Fateful Choices: The Flight Not Taken
Where were you on the morning of September 11, 2001? Most of the world was transfixed in front of their televisions and remained so for the next several days as shock and horror dominated our lives. My family found themselves caught up in the unfolding drama from a front row seat and consider themselves blessed by the seemingly random choices made in the hours preceding the tragedy. Scheduled to leave New York from JFK to Los Angeles on September 10, 2001 aboard American Airlines flight 133, successive delays provided a grueling 8 hour wait on the airport tarmac and created a departure the following day, September 11th. Weather disturbances followed by a medical emergency in which a passenger suffered a heart attack, and finally as we were ready to taxi into position but the aircraft was called back as the crew had exceeded its maximum hours per shift as prescribed by federal law.
As a result of my surgical schedule for the following day in Los Angeles, I began the process of securing the first available flight from JFK to LAX on September 11, 2001. Using my cell phone while still aboard flight 133 on the runway, I was able to obtain the last 5 seats on American flight 210 leaving JFK at 7 am. This turned out to be a fateful choice. Had I not finalized these reservations and waited until we returned to the gate, we would have been booked on the 9 am flight to LA. The 9 am flight never left the ground. A dramatic and well-documented and publicized disturbance unfolded inside that plane. Four Middle Eastern male passengers began exhibiting strange behavior prompting a security alert. Although the men left the plane, they were later apprehended and determined to be part of the terrorist group whose intention was to use the 9 o’clock flight as another deadly missile.
Our 7 am flight took off uneventfully, however, approximately 2 1/2 hours later in midair we were surprised by an announcement from the cockpit informing all passengers that the plane was about to make an emergency landing. His voice seemed filled with uncertainty. The pilot told us that the emergency was not associated with our flight but all aircraft in flight over US airspace were ordered immediately grounded. In over 20 years of experience he had never participated in anything like what was happening at this moment. A flight attendant with similar tenure in the sky remarked that he had never witnessed a pilot utilize the codes enabling secure ground communication. An attorney sitting across the aisle from me used his credit card to access the phone attached to the plane’s seat back and called a friend to let him know of his delay. The friend informed him that a plane had just crashed into the World Trade Center. He seemed troubled although conceding that his friend was quite a practical joker.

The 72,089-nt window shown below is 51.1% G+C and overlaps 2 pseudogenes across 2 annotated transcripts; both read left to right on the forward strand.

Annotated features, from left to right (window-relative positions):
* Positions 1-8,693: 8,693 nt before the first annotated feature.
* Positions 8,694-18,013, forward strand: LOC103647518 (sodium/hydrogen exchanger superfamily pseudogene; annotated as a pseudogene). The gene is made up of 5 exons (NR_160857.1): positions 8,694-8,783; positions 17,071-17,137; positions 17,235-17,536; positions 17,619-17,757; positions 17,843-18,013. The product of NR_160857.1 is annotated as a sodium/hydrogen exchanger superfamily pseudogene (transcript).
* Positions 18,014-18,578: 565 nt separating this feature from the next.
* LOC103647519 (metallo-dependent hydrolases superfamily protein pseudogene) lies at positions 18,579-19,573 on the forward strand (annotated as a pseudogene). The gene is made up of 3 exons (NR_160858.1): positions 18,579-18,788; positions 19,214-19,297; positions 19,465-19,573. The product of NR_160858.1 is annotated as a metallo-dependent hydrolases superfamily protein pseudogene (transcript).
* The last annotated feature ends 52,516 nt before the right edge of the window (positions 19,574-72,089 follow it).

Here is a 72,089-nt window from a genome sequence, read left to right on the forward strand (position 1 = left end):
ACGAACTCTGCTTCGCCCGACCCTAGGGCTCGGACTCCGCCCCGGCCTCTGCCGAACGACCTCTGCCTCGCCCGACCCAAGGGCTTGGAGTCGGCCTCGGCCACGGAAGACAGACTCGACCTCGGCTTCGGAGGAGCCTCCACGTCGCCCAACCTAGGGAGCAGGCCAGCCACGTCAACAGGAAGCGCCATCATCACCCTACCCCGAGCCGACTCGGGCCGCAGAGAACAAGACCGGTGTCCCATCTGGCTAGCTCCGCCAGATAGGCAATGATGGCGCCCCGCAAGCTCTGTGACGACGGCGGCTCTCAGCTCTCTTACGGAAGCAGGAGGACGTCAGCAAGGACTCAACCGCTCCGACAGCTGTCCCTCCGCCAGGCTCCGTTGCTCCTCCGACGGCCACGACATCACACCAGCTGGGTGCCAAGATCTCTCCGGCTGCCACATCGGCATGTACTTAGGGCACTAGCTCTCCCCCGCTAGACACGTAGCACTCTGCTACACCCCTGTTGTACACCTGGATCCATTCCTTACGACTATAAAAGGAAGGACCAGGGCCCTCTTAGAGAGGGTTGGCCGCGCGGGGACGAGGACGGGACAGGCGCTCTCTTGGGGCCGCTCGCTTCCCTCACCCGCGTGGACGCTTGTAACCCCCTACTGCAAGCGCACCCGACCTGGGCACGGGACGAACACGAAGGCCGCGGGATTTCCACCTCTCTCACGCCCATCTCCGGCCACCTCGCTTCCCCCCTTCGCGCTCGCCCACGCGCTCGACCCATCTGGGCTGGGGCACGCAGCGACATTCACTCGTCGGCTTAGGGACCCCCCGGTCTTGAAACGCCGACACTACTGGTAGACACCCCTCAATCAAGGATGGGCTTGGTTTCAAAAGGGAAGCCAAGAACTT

In 5 dramatic minutes unlike any I have ever experienced our plane dropped from 35,000 feet to the runway to Kansas City. Immediately upon exiting the plane we were jostled by crowds of press and photographers. Joining stunned passengers we stood transfixed in front of television monitors watching in horror the unfolding tragedy in New York. The demand for ground transportation and rental vehicles was overwhelming, and with all flights grounded the situation was compounded. I immediately called my friends and staff in Los Angeles to enlist their help. The relief was immediate as most everyone associated with my practice knew we were leaving on an early American flight from NY to LA. With no way to determine our fate, they were fearful that we had been aboard the ill-fated LA-bound plane that was commandeered into the World Trade Center. Through the incredible efforts of my friends at home (Bonnie Zabel, Dr. Lawrence Reich, Tiffany Holiday, and others who collectively worked the phones) we were able to obtain a Chevy Tahoe big enough for all of us. The Chevy was at a rental agency 220 miles from the Kansas City airport in the geographical center of the continental United States, Salina, Kansas. We were able to secure one of the last available limousines and for a premium price and 4 cramped hours later we finally reached Salina. Prevailing on the unique situation all systems were experiencing, Enterprise Car Rental waived their policy on one-way rentals with some additional assistance from another premium fee and we were off in the great Midwest.
We then drove for 2 days across deserted American highways following the drama on the radio and with frequent cell phone calls to friends. Hotel rooms were nonexistent, however, with the stroke of incredible luck we secured a night’s lodging in Eagle, Colorado before safely arriving home. Of course Eagle had yet to become the center of another drama yet to unfold. Within a moment, and as a result of choices made or not made, our lives could have been very different. If we had not secured those seats on the 7 am flight and instead had been passengers on the 9 am flight and the flight had taken off…
Garth Fisher, Brooke Burke, Neriah Fisher, Milu and Sergio Marquez all shared those fateful choices and all will never forget their experiences on September 11, 2001.